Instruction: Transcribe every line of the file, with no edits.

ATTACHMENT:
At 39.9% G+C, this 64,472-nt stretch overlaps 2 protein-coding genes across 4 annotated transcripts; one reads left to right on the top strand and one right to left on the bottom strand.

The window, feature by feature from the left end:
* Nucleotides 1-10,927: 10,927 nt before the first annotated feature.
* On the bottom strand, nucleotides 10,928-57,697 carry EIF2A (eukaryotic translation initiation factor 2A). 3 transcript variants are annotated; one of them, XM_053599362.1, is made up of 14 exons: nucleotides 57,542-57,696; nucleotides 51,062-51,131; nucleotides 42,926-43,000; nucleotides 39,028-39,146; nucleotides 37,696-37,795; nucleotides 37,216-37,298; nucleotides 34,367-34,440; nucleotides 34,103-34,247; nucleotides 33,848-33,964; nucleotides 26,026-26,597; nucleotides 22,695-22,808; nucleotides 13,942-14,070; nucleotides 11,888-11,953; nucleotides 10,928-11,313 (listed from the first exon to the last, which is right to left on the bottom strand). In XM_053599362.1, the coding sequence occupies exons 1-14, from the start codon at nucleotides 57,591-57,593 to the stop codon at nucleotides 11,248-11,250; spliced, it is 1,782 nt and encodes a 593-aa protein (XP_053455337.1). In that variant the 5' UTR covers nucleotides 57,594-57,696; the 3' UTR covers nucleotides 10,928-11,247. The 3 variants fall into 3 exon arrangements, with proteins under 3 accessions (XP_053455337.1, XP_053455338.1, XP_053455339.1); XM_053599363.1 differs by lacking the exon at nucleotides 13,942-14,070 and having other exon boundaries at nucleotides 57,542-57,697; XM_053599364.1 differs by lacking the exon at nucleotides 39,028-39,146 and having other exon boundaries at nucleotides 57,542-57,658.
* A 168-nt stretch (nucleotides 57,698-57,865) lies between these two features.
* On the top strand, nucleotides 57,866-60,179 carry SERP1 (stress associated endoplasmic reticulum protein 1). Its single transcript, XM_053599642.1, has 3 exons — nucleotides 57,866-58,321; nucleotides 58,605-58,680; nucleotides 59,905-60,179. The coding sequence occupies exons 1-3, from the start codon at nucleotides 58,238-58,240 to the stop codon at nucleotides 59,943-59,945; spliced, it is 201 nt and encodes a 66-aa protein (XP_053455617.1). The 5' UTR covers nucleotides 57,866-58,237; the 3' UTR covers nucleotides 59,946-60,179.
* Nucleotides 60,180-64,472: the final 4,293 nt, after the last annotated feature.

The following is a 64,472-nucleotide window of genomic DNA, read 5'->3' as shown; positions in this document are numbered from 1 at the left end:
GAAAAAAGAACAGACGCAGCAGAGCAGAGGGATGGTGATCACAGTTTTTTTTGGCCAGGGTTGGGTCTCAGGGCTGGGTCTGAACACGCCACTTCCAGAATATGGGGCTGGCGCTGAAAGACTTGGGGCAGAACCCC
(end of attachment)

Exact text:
At 39.9% G+C, this 64,472-nt stretch overlaps 2 protein-coding genes across 4 annotated transcripts; one reads left to right on the top strand and one right to left on the bottom strand.

The window, feature by feature from the left end:
* Nucleotides 1-10,927: 10,927 nt before the first annotated feature.
* On the bottom strand, nucleotides 10,928-57,697 carry EIF2A (eukaryotic translation initiation factor 2A). 3 transcript variants are annotated; one of them, XM_053599362.1, is made up of 14 exons: nucleotides 57,542-57,696; nucleotides 51,062-51,131; nucleotides 42,926-43,000; nucleotides 39,028-39,146; nucleotides 37,696-37,795; nucleotides 37,216-37,298; nucleotides 34,367-34,440; nucleotides 34,103-34,247; nucleotides 33,848-33,964; nucleotides 26,026-26,597; nucleotides 22,695-22,808; nucleotides 13,942-14,070; nucleotides 11,888-11,953; nucleotides 10,928-11,313 (listed from the first exon to the last, which is right to left on the bottom strand). In XM_053599362.1, the coding sequence occupies exons 1-14, from the start codon at nucleotides 57,591-57,593 to the stop codon at nucleotides 11,248-11,250; spliced, it is 1,782 nt and encodes a 593-aa protein (XP_053455337.1). In that variant the 5' UTR covers nucleotides 57,594-57,696; the 3' UTR covers nucleotides 10,928-11,247. The 3 variants fall into 3 exon arrangements, with proteins under 3 accessions (XP_053455337.1, XP_053455338.1, XP_053455339.1); XM_053599363.1 differs by lacking the exon at nucleotides 13,942-14,070 and having other exon boundaries at nucleotides 57,542-57,697; XM_053599364.1 differs by lacking the exon at nucleotides 39,028-39,146 and having other exon boundaries at nucleotides 57,542-57,658.
* A 168-nt stretch (nucleotides 57,698-57,865) lies between these two features.
* On the top strand, nucleotides 57,866-60,179 carry SERP1 (stress associated endoplasmic reticulum protein 1). Its single transcript, XM_053599642.1, has 3 exons — nucleotides 57,866-58,321; nucleotides 58,605-58,680; nucleotides 59,905-60,179. The coding sequence occupies exons 1-3, from the start codon at nucleotides 58,238-58,240 to the stop codon at nucleotides 59,943-59,945; spliced, it is 201 nt and encodes a 66-aa protein (XP_053455617.1). The 5' UTR covers nucleotides 57,866-58,237; the 3' UTR covers nucleotides 59,946-60,179.
* Nucleotides 60,180-64,472: the final 4,293 nt, after the last annotated feature.

The following is a 64,472-nucleotide window of genomic DNA, read 5'->3' as shown; positions in this document are numbered from 1 at the left end:
GAAAAAAGAACAGACGCAGCAGAGCAGAGGGATGGTGATCACAGTTTTTTTTGGCCAGGGTTGGGTCTCAGGGCTGGGTCTGAACACGCCACTTCCAGAATATGGGGCTGGCGCTGAAAGACTTGGGGCAGAACCCC